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'We Never Fear Bombs or Death': Church in Egypt Grows Despite Jihadist Threats

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Is Egypt's president Abdel-Fattah el Sisi a good advocate for Christians? CBN News turned to Dr. Michael Youssef, founder of Leading the Way ministry, for answers to some of the challenges facing Egypt's minority Coptic Christian community.

It was a year ago this week that twin suicide bombings struck two churches in Egypt killing 45 people.

On April 9, 2017, ISIS militants detonated the first bomb inside St. George's Church in the northern city of Tanta while worshippers were celebrating Palm Sunday. A few hours later, a second bomb hit Saint Mark's Cathedral in Alexandria. More than 125 people were injured in both attacks.

A year on, Egypt's Coptic Christians know the threats against them are still very real.

"When security knows I'm going to a certain church there will be double security, but you never know," Andrea Zaki Stephanous, a prominent Egyptian Christian, told Premier. "You can expect at any moment that someone will come with a bomb and create a massacre. So every day we trust God and we go."

The Islamic State, also known as ISIS, claimed responsibility for both attacks. Despite the risks, Stephanous says the church in Egypt continues to grow.

"The good news is we never fear bombs or death," Stephanous said. "As long as we're committed to Jesus, every time they bomb the church we have doubled the number of people in church."

Egypt has the largest Christian community in the Middle East. Officially, Coptic Christians comprise about 10 percent of Egypt's 96 million population. About one million are members of the evangelical community. According to Open Doors, Christians are facing "unprecedented" levels of persecution.

"The rise of radical Islamist groups has only exacerbated Christian persecution, affecting believers in their villages, neighborhoods and workplaces," said Open Doors on its website.

Each year, Open Doors publishes a list of countries where it is most difficult to live as a Christian. Egypt ranked 17th on this year's list.

"Believers from a Muslim background, as in many countries, bear the brunt of persecution, often from their families who may punish them for abandoning the Islamic faith," said Open Doors in a statement. "However, the Coptic church, which in the past has been tolerated because of its size and historical presence, is now being targeted, too."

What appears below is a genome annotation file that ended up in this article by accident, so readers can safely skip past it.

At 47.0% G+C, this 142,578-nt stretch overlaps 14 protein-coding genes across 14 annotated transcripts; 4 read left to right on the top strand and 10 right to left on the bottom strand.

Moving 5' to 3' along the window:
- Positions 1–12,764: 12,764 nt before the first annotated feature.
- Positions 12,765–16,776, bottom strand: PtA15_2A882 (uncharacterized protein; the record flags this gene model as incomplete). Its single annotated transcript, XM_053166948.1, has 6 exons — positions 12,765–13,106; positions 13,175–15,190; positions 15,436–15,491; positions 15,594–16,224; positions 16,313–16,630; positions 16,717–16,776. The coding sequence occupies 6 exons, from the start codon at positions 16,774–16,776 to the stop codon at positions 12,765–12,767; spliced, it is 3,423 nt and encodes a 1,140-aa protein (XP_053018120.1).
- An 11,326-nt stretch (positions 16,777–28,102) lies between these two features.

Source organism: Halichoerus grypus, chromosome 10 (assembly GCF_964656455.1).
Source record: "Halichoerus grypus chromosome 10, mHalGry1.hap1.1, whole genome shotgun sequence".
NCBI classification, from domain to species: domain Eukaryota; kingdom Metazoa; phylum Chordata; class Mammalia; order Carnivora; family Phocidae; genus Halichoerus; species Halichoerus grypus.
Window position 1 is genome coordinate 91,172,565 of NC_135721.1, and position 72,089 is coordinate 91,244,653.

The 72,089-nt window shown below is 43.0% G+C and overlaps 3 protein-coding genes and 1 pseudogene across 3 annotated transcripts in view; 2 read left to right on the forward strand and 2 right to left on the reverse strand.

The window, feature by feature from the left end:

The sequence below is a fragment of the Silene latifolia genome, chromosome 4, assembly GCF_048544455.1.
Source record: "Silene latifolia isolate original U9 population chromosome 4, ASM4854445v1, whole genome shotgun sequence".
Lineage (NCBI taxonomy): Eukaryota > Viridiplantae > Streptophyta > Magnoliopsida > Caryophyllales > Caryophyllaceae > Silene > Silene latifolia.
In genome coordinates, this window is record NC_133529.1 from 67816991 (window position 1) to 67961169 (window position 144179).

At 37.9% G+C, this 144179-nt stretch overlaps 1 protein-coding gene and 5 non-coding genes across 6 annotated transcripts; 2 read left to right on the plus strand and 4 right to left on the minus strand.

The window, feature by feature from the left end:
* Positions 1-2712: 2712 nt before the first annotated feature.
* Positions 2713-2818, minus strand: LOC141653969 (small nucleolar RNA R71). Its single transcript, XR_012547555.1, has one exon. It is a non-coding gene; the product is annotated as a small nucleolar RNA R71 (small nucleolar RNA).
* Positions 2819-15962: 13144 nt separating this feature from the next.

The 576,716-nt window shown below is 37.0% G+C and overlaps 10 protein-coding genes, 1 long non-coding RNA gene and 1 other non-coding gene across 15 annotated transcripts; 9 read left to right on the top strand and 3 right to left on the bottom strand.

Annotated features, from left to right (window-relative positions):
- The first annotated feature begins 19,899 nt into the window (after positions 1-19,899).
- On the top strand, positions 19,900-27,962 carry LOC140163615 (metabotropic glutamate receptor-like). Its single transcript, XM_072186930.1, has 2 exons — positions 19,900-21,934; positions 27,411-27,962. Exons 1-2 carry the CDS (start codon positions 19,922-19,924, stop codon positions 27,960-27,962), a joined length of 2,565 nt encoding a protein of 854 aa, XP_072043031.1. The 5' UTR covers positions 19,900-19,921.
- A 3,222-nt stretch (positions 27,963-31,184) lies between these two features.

Some experts say that since Egypt's president Abdel-Fattah el Sisi came to power in 2014, the conditions for Coptic Christians have improved.

"He has done some things that no leader in Egypt has ever done in all 1,400 years of Islamic rule in Egypt," claimed Dr. Michael Youssef, founder of Leading the Way ministry.

Youssef and several other prominent American evangelical leaders met with Egypt's president last year in what was described by some attendees as a "historic" meeting.

"He {Sisi} has warmed up to Christians," Youssef told CBN News. "He has appeared for Christmas celebrations at the Coptic Cathedral and in every way, he has reached out to the Christian community."

Earlier this year, Sisi told Coptic Christians that Egypt would prevail over Islamic extremism.

"You are our family, you are from us, we are one and no one will divide us," the president said.

Four Islamic jihadists were killed on Sunday in Egypt's Sinai peninsula as part of the government's ongoing campaign to rid the region of terrorists. In addition to targeting Egyptian soldiers, police officers and civilians, jihadists have also killed  scores of Christians in church bombings and shootings.

Facing little contest, president Sisi won a second term in office this month after winning 97 percent of the vote in a presidential contest. Many Coptic Christians, who remember what life was like under the Muslim Brotherhood, voted for him.

Youssef told CBN News that he believes Sisi is the best man to rule Egypt at the moment.

"He literally is trying to break down all these barriers that were created through the years," said Youssef, author of the new book, The Hidden Enemy. "I really believe he is God's man, God raised him up {because} people will say that if it wasn't for Sisi, you would have had 15 million Christian refugees from Egypt and they look at the neighboring countries and they would say, 'Thank God for Sisi' and the Christians particularly are very grateful."

An Egyptian military court sentenced 36 ISIS suspects to death this week for their roles in the 2017 Palm Sunday attacks.

"The mood is very, very good amongst Christians who are living in Egypt. Not because the situation is good or bad — that is not the reason," Sameh Hanna, pastor of an evangelical church in Cairo, told Premier."We have two kinds of news - earthly news, which is very ugly, very discouraging and I think in the West, you get only the earthly news - a bombing here or there."

"But there is heavenly news," added Hanna. "We know what is going on spiritually. We see things that not everybody is seeing. We see things you are not hearing. We see the multitude coming to the knowledge of Christ from every background so this brings joy to us."




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About The Author

George Thomas Headshot

Born in Dar es Salaam, Tanzania, and of Indian descent, CBN News’ Senior International Correspondent and Co-Anchor, George Thomas, has been traveling the globe for more than 20 years, finding the stories of people, conflicts, and issues that must be told. He has reported from more than 100 countries and has had a front-row seat to numerous global events of our day. George’s stories of faith, struggle, and hope combine the expertise of a seasoned journalist with the inspiration of a deep calling to tell the stories of the people behind the news. “I’ve always liked discovering & exploring new